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The effect of late diagnosis on women with turner syndrome

Friday, September 15, 2017 — Poster Session IV

1:00 p.m. – 2:30 p.m.
FAES Terrace
CC
HEALTH-1

Authors

  • GE Reimann
  • LE Comis
  • M Bernad-Perman

Abstract

Turner syndrome (TS) is a genetic disorder characterized by partial or complete absence of one X chromosome, affecting approximately 1 in 2500 female births. It typically expresses through physical anomalies and infertility. Early diagnosis optimizes time for treatment interventions, however many women with TS are undiagnosed until adolescence and adulthood. There is limited research comparing psychosocial outcomes of those who receive early vs. late diagnoses of TS. Our analysis examined psychosocial characteristics of women diagnosed before and after age 13, the approximate average age of menarche onset. In our study, age at diagnosis ranged from 0 to 43 years. Results revealed a positive relationship between age at diagnosis and depressive symptoms. Diagnosis after age 13 was also associated with subsequent alcohol and drug use and lower perception of self-efficacy. These findings suggest early diagnosis has critical implications for psychological well-being in women with TS.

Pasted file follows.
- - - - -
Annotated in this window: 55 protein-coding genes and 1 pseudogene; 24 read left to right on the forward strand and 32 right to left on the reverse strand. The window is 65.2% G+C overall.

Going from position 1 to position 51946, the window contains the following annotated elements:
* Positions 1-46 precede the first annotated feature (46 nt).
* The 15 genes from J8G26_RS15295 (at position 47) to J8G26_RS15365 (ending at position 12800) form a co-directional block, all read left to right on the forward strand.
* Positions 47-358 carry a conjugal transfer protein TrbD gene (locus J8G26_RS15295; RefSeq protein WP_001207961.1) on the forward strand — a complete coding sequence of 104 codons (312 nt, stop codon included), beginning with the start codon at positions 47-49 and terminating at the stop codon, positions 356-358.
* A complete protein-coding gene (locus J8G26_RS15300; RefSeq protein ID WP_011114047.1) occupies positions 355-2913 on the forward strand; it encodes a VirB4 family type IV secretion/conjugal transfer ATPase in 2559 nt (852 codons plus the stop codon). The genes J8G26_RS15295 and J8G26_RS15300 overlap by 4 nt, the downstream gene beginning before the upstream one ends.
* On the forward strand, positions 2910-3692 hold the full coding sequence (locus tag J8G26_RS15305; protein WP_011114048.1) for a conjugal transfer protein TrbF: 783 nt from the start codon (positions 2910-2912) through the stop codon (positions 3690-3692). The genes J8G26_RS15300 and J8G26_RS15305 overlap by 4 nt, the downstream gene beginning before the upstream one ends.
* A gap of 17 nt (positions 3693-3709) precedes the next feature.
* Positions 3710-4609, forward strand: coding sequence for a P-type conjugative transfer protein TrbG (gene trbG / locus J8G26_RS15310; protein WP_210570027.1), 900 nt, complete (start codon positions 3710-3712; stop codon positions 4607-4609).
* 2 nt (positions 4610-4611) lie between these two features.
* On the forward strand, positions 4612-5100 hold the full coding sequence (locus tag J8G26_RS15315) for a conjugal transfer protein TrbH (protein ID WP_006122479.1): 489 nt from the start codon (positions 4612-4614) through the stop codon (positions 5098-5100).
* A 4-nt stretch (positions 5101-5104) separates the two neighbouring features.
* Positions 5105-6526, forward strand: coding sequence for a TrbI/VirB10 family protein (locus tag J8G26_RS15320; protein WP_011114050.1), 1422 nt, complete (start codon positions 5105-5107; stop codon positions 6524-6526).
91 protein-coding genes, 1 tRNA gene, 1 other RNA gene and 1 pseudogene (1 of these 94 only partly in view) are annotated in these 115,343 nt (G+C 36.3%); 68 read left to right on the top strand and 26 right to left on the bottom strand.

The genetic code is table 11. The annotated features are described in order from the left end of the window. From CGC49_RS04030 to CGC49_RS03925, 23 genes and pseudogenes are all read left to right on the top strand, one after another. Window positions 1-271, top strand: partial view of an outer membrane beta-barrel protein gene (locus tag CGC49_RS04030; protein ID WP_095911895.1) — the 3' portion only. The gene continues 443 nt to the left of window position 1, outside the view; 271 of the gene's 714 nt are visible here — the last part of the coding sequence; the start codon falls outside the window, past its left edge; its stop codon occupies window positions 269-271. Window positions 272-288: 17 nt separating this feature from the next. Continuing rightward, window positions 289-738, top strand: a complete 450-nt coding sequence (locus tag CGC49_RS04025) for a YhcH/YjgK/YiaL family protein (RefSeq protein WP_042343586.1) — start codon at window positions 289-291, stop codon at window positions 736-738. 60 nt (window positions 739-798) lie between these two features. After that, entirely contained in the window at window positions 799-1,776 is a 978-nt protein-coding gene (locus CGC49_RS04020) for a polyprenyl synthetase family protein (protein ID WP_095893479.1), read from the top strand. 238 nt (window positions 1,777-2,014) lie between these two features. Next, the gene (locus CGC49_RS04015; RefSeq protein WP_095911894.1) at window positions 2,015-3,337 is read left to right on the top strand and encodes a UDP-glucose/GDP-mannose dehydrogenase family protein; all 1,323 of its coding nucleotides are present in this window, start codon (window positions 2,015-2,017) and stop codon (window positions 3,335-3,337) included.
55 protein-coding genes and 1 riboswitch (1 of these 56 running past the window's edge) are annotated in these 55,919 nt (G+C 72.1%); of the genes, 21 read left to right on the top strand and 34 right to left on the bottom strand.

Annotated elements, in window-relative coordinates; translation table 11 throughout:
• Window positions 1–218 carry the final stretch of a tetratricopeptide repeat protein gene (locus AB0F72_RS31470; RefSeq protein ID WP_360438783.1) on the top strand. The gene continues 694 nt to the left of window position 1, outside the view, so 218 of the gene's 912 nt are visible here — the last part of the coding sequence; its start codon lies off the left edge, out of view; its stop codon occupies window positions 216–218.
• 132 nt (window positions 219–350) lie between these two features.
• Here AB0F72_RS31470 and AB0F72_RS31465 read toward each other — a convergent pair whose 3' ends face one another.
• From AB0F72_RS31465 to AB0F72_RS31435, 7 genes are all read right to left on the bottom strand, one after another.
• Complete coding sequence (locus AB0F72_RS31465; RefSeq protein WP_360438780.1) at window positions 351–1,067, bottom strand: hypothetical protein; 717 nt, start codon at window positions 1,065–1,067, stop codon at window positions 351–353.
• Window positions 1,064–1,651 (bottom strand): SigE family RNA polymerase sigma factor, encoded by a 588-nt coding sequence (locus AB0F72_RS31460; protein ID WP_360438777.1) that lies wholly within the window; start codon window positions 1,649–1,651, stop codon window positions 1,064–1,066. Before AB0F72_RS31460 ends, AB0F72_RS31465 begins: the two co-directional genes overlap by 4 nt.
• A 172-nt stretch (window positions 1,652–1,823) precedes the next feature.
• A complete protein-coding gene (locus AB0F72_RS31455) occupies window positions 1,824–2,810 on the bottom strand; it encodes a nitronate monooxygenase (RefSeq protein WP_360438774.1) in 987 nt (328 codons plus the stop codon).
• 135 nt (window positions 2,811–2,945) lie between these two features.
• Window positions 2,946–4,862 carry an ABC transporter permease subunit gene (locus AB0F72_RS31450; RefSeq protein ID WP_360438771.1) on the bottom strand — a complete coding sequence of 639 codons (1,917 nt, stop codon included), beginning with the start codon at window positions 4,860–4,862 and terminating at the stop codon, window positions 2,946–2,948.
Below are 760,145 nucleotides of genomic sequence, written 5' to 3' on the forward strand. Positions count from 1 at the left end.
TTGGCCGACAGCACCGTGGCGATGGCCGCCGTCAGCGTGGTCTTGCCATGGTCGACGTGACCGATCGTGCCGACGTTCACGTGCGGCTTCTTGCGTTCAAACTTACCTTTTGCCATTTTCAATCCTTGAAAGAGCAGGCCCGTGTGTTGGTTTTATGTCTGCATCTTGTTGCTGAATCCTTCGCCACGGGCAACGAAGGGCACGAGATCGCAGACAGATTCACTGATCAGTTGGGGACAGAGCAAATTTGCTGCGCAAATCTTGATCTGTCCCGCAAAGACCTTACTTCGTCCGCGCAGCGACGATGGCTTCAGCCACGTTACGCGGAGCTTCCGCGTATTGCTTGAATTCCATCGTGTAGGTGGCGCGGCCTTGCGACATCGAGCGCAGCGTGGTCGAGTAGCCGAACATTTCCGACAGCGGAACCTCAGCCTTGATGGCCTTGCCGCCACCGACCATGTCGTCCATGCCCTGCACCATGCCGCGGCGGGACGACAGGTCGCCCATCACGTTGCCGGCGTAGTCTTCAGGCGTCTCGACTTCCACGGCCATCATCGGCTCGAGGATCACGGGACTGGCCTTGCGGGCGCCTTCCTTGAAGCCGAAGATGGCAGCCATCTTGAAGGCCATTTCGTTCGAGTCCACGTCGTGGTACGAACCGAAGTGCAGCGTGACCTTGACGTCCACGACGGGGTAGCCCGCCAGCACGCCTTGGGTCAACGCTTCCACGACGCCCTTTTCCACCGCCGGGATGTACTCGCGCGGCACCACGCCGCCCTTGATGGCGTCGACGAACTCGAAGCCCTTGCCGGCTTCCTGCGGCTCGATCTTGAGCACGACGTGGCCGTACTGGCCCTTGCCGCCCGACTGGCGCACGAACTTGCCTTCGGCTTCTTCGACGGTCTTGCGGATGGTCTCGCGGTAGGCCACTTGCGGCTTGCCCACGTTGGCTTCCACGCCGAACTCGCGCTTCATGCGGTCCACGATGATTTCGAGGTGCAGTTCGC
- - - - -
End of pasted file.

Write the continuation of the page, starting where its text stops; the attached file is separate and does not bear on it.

Category: Health Disparities